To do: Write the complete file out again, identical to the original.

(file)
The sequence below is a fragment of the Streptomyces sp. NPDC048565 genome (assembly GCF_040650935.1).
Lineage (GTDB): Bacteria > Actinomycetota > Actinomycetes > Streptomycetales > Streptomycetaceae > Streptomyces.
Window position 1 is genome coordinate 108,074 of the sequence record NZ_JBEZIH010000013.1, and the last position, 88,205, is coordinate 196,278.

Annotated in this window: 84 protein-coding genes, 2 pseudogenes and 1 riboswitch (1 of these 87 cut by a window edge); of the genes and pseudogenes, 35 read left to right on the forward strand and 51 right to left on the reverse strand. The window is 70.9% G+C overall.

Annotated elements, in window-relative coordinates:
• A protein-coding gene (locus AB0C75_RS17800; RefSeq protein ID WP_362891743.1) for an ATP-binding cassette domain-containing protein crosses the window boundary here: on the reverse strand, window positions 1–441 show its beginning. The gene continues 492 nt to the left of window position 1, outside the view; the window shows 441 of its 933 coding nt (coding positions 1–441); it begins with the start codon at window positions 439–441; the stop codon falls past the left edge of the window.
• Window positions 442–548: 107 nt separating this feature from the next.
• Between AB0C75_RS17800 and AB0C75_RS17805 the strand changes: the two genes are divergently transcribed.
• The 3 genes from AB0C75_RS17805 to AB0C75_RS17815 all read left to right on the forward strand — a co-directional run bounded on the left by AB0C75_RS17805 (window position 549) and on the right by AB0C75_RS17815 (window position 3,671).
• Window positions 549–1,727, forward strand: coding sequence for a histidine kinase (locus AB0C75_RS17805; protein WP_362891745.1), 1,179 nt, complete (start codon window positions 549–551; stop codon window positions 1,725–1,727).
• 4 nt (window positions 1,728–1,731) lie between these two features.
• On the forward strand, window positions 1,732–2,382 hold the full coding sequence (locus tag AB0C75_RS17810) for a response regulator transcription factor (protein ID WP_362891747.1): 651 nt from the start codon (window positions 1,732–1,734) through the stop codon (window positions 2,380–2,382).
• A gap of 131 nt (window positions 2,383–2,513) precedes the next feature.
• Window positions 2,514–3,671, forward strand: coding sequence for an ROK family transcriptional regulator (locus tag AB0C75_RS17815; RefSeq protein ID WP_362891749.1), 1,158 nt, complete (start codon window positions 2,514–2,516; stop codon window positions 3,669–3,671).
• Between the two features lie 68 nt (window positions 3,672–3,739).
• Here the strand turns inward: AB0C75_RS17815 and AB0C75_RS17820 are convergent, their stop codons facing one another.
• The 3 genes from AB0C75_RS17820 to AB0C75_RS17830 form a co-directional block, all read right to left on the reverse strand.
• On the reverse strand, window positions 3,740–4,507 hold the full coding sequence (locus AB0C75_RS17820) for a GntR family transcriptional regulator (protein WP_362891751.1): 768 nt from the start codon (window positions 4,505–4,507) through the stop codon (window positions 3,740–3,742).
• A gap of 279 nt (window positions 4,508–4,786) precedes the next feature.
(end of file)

The sequence below is a fragment of the Streptomyces sp. NPDC048565 genome (assembly GCF_040650935.1).
Lineage (GTDB): Bacteria > Actinomycetota > Actinomycetes > Streptomycetales > Streptomycetaceae > Streptomyces.
Window position 1 is genome coordinate 108,074 of the sequence record NZ_JBEZIH010000013.1, and the last position, 88,205, is coordinate 196,278.

Annotated in this window: 84 protein-coding genes, 2 pseudogenes and 1 riboswitch (1 of these 87 cut by a window edge); of the genes and pseudogenes, 35 read left to right on the forward strand and 51 right to left on the reverse strand. The window is 70.9% G+C overall.

Annotated elements, in window-relative coordinates:
• A protein-coding gene (locus AB0C75_RS17800; RefSeq protein ID WP_362891743.1) for an ATP-binding cassette domain-containing protein crosses the window boundary here: on the reverse strand, window positions 1–441 show its beginning. The gene continues 492 nt to the left of window position 1, outside the view; the window shows 441 of its 933 coding nt (coding positions 1–441); it begins with the start codon at window positions 439–441; the stop codon falls past the left edge of the window.
• Window positions 442–548: 107 nt separating this feature from the next.
• Between AB0C75_RS17800 and AB0C75_RS17805 the strand changes: the two genes are divergently transcribed.
• The 3 genes from AB0C75_RS17805 to AB0C75_RS17815 all read left to right on the forward strand — a co-directional run bounded on the left by AB0C75_RS17805 (window position 549) and on the right by AB0C75_RS17815 (window position 3,671).
• Window positions 549–1,727, forward strand: coding sequence for a histidine kinase (locus AB0C75_RS17805; protein WP_362891745.1), 1,179 nt, complete (start codon window positions 549–551; stop codon window positions 1,725–1,727).
• 4 nt (window positions 1,728–1,731) lie between these two features.
• On the forward strand, window positions 1,732–2,382 hold the full coding sequence (locus tag AB0C75_RS17810) for a response regulator transcription factor (protein ID WP_362891747.1): 651 nt from the start codon (window positions 1,732–1,734) through the stop codon (window positions 2,380–2,382).
• A gap of 131 nt (window positions 2,383–2,513) precedes the next feature.
• Window positions 2,514–3,671, forward strand: coding sequence for an ROK family transcriptional regulator (locus tag AB0C75_RS17815; RefSeq protein ID WP_362891749.1), 1,158 nt, complete (start codon window positions 2,514–2,516; stop codon window positions 3,669–3,671).
• Between the two features lie 68 nt (window positions 3,672–3,739).
• Here the strand turns inward: AB0C75_RS17815 and AB0C75_RS17820 are convergent, their stop codons facing one another.
• The 3 genes from AB0C75_RS17820 to AB0C75_RS17830 form a co-directional block, all read right to left on the reverse strand.
• On the reverse strand, window positions 3,740–4,507 hold the full coding sequence (locus AB0C75_RS17820) for a GntR family transcriptional regulator (protein WP_362891751.1): 768 nt from the start codon (window positions 4,505–4,507) through the stop codon (window positions 3,740–3,742).
• A gap of 279 nt (window positions 4,508–4,786) precedes the next feature.